The following article appeared in the 'Reading Standard' of 17th August 1945.
The contributor was anonymous, but we suspect that it may have been Beatrice
Simonds, who was a keen amateur local historian who was involved in the
Local History Recording Scheme.
In addition, Beatrice's late father John Simonds had been an Overseer of the Poor for many years, so Beatrice already had knowledge of the system.
Life in a Berkshire Village
Before the coming of modern communications and consequent easy access to the towns, the inhabitants of most villages found employment on neighbouring farms or in the houses of the gentry. Arborfield, however, boasted several small industries which allowed rather more choice of occupation.
Thus successive owners of Arborfield Hall utilized the water power of the nearby River Loddon, at different times, to work a paper mill, to grind corn, and to run a flourishing laundry. Nearer at hand in the village itself was a wheelwrights’ shop, and not very far away the old brick kiln, commemorated today by the Brick Kiln Cottages which stand by the site. By 1861, when the paper mill was accidentally burnt down, the population had risen from 171 in 1801 to 316, a figure not exceeded again until after the first great war.
Much of the life of the villagers, particularly when they fell out of work, can be gleaned from the pages of the parish overseer’s register. Long before the days of social insurance he is practising a wide range of charitable activities. The unemployed of those days received either money, or gifts in kind, such as a pair of shoes and nailing, or 2-lb. of mutton, or ten bushels of coals. A man is paid thirty shillings for housing a 1,000 of turf for the poor, and another three shillings for digging and planting an old ladies’ garden. In lieu of death benefit a coffin is bought for a man to bury his wife, and the parson and clerk paid for bread and cheese and beer. A girl going to service is fitted out with a gown and petticoat, two aprons, one shift, one pair of stockings, two handkerchiefs, and a pair of pattens. A lad, likewise, with a smock frock and a jacket, a pair of "britcher", and a pair of stockings, while another has to be content with nine yards of calico and a fustian jacket.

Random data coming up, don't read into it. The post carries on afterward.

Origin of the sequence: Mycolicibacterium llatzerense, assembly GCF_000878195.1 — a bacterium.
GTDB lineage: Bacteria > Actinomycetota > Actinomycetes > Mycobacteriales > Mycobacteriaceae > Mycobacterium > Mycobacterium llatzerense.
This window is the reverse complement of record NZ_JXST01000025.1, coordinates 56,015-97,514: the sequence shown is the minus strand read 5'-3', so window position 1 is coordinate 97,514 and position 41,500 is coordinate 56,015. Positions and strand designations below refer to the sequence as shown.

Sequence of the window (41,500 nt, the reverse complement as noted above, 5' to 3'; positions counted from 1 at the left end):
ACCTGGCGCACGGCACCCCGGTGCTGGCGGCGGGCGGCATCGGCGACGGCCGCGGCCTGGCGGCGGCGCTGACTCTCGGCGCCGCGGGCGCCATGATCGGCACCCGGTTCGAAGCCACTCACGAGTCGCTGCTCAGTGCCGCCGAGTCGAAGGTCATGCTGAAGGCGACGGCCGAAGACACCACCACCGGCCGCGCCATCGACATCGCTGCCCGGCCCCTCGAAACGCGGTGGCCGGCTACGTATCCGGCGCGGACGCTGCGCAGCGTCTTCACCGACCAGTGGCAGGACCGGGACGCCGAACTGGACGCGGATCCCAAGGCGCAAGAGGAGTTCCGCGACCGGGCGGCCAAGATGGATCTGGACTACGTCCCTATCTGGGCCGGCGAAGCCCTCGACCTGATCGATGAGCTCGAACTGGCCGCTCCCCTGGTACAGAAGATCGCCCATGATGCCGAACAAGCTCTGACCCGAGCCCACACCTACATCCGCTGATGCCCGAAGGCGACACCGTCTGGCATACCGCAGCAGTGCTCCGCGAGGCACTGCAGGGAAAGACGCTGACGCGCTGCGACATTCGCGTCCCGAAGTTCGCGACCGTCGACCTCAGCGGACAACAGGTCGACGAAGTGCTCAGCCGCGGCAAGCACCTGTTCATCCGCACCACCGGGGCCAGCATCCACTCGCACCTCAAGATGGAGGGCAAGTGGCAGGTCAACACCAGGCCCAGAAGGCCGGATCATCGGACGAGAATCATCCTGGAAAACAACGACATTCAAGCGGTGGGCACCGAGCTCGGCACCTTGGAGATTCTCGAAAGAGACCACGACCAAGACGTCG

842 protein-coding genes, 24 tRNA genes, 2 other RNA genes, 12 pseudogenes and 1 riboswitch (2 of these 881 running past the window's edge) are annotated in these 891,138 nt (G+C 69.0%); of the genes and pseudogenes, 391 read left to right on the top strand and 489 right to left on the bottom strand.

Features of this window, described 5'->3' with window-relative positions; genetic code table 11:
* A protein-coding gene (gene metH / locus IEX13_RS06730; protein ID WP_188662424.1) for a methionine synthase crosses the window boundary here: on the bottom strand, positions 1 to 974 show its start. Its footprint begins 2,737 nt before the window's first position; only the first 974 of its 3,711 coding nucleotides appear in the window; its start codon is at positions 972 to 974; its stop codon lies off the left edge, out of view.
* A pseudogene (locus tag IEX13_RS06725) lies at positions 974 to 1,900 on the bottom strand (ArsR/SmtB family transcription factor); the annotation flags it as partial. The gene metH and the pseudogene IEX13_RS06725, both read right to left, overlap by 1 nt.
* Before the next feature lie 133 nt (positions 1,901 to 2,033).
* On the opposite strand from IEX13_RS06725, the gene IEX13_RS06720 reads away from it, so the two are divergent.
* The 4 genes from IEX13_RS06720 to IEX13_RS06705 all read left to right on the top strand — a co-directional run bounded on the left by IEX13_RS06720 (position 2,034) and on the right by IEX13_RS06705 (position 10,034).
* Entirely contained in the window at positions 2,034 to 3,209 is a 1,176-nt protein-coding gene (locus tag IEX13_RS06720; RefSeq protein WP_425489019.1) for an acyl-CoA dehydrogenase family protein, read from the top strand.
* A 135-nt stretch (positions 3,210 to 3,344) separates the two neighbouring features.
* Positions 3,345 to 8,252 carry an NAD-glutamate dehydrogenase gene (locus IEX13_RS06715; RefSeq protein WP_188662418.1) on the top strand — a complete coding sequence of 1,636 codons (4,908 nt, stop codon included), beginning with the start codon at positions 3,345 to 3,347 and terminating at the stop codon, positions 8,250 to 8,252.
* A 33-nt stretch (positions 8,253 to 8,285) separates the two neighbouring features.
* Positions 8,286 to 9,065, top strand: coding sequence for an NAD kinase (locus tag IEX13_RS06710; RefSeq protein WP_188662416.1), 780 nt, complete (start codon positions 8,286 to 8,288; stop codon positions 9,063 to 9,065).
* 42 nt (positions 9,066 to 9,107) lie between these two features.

VISITING READING – AN ARDUOUS TASK
The benevolence of the overseer is not always confined to his own village, as is shown by his payment of sixpence to three sailors in distress. Two other interesting payments noted in the register are five shillings for "nockelating" a girl at Reading with the "cowpock", and sevenpence for the postage of a letter to Basingstoke. It is not surprising that the overseer often ended the year with the book in debt, necessitating an increase in the rate – a few shillings in those days. Later, some of the well-to-do inhabitants organized coal and clothing clubs, and hired out implements to those who had an extra plot of ground to cultivate. The often monotonous diet of the poor was augmented in the autumn by the "gleanings" or "leasings" which the family gathered after the harvest, and took to the mill to be exchanged weight for weight for flour. For recreation there were penny readings, mayings, and a cricket club towards the end of the century, the latter taking over the once flourishing rifle club. Visiting Reading was an arduous business. One either tramped the whole way, or got up at four in the morning to catch the carrier, arriving home at about eight o’clock at night.
The past forty years have seen many other changes in Arborfield life, but space, time and circumstances do not yet permit their narration here.
With acknowledgements to Surrey & Berkshire Media
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